If you feel like you're already doing everything you can to get clear skin -- eating right and using good-for-you skin care products -- yet... you're still battling blemishes, acne or eczema or other skin issues that just won't die, you could actually have an allergy to gluten.
We've heard a whole lot about gluten-free lately -- I know, it's almost reached saturation -- but, for some folks, this just could be the missing link to getting your skin clear for the first time and for the long-term. What a relief that would be, huh?
Gluten -- found in about 80 percent of the protein found in grains -- functions as a sort of glue that holds dough together, giving it its elasticity. And, it's not just in bread, it's pretty much everywhere -- in beer, pizza dough, cereals, soups, sauces, even salad dressings (but don't let that scare you). There are so many gluten-free options now, that going without doesn't have to be a horror show.
While a relatively small percentage of the population has a serious gluten allergy (called Celiac disease), many more of us are simply intolerant or sensitive to the stuff.
So what exactly is the connection between gluten and our skin? Whatever our bodies view as an allergen, whether it's nuts, dairy or gluten, the response is the same -- inflammation. Basically, for those of us with a gluten sensitivity, the presence of gluten activates our immune system and can trigger inflammation of all kinds -- acne, eczema, dermatitis, psoriasis, etc. That's why our skin can look red, angry and irritated -- it is! In addition to frustrating skin problems, those with gluten sensitivity may have a host of other symptoms that include gas, bloating, fatigue and joint pain. Even those who don't experience gas and bloating may suffer from other digestive issues that stop our bodies from absorbing the essential nutrients that keep our skin healthy.
According to the Mayo Clinic, wheat is one of the top eight most allergenic foods, so it's not surprising that most of us have sensitivity to wheat and/or gluten. Gluten allergies are hard to diagnose, even with a blood test, so the best way to figure it out is to eliminate it from our diet. And, going gluten-free can be one of the best things we can do for our bodies and our skin. There are plenty of hearty, healthful gluten-free grains out there including quinoa, millet, buckwheat, teff, amaranth, corn and rice. There are also more and more restaurants and retailers that are making it easier to live a gluten-free life. In many natural and even conventional grocery stores, there's now an aisle (or more!) devoted to gluten-free products, and there are a plethora of cookbooks to guide you to recipes that are fast, easy and delicious.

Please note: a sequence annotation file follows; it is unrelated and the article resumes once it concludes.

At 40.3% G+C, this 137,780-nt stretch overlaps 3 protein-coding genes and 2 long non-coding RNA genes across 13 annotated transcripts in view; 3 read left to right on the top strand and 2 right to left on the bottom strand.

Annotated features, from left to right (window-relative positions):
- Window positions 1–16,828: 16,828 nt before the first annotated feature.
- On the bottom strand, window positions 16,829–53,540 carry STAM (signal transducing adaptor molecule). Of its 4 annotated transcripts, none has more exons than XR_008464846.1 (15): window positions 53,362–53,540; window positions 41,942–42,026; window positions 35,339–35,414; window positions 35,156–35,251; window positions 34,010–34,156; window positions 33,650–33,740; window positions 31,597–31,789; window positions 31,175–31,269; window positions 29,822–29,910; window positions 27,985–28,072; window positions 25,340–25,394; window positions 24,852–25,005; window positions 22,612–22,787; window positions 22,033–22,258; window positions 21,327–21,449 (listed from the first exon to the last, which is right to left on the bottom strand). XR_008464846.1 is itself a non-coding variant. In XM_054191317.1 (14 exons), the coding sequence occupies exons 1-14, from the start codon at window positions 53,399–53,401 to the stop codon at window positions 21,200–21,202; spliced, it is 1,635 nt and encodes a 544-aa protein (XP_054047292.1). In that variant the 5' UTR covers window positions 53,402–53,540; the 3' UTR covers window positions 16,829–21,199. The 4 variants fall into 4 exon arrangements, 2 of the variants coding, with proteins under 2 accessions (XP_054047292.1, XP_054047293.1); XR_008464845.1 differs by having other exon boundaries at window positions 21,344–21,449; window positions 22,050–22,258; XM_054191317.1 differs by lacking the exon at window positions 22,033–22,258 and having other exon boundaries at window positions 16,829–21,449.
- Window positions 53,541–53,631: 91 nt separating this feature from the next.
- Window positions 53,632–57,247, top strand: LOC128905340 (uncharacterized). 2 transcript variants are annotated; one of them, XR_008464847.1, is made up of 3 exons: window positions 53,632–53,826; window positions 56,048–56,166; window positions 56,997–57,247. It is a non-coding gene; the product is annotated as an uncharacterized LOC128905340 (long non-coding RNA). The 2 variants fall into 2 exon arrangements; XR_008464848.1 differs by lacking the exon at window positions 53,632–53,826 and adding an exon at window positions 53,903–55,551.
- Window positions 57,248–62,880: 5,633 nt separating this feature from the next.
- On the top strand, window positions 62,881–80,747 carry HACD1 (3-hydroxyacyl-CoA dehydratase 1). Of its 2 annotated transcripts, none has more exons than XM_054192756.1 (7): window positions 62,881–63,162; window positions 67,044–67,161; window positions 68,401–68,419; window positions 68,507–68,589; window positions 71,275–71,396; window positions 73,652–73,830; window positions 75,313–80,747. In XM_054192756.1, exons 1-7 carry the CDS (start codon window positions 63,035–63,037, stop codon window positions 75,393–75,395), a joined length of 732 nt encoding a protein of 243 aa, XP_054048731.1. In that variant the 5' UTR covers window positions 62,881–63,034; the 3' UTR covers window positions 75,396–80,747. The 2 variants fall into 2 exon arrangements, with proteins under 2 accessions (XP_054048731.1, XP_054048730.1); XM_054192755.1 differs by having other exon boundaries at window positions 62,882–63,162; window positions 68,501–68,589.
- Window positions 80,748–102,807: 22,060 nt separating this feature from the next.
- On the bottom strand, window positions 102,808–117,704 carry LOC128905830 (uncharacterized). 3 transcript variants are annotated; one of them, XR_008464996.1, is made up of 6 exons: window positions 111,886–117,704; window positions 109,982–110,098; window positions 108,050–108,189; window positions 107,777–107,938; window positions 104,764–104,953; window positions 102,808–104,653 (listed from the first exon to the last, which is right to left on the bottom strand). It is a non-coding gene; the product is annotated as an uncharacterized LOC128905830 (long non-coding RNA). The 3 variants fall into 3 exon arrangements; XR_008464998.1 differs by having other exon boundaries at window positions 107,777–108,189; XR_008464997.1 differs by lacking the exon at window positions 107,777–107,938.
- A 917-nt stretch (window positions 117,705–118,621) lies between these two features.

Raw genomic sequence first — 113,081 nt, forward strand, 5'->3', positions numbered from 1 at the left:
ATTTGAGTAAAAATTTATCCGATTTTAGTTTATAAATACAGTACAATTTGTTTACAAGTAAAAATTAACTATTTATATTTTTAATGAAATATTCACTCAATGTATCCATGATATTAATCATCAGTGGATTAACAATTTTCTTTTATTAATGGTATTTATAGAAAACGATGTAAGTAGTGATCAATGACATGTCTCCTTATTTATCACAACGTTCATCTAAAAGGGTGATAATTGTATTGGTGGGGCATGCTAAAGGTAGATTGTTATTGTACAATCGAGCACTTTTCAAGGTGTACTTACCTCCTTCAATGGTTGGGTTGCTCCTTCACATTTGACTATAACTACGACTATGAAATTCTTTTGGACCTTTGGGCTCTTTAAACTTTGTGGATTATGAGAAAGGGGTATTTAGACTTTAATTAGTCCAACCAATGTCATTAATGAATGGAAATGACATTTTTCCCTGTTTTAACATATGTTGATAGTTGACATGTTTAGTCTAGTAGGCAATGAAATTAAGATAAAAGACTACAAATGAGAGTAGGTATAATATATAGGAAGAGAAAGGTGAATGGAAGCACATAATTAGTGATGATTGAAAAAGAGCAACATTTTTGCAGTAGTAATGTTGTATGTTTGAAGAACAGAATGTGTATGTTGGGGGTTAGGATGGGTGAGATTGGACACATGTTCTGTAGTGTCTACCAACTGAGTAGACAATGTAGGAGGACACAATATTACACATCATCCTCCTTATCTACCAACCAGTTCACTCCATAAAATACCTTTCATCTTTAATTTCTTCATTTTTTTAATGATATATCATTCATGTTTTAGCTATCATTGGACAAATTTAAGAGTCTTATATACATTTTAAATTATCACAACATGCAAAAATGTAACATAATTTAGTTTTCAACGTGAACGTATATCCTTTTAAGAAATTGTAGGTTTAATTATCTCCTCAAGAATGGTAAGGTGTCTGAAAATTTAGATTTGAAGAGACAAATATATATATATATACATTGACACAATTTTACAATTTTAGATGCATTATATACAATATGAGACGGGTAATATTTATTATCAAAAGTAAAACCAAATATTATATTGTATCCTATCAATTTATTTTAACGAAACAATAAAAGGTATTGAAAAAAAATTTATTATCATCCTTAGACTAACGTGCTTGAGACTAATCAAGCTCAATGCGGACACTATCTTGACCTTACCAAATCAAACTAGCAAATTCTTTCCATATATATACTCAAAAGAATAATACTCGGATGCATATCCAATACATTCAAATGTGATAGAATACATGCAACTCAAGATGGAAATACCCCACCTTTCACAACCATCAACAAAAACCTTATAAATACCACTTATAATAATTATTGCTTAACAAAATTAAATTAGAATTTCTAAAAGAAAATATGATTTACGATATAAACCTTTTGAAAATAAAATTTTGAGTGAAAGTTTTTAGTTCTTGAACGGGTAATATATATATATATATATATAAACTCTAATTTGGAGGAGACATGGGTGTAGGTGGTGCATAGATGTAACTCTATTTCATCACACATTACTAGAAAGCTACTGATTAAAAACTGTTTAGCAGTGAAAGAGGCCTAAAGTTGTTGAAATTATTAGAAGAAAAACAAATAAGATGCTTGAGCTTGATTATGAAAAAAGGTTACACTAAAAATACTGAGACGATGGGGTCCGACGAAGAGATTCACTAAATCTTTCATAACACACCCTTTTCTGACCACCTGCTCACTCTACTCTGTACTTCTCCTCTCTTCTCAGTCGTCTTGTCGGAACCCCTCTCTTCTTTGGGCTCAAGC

Those who have tried an elimination diet say that after giving up gluten, they begin to see their skin improve (as well as their energy levels) within as soon as one to two weeks. So, even if you don't have an allergy, it's worth giving it a try. You might find that just a few foods that are staples in our daily diet are contributing to skin troubles. Imagine... just skipping a bagel or substituting some rice pasta in your diet for regular could help pave the way to clearer more radiant skin!
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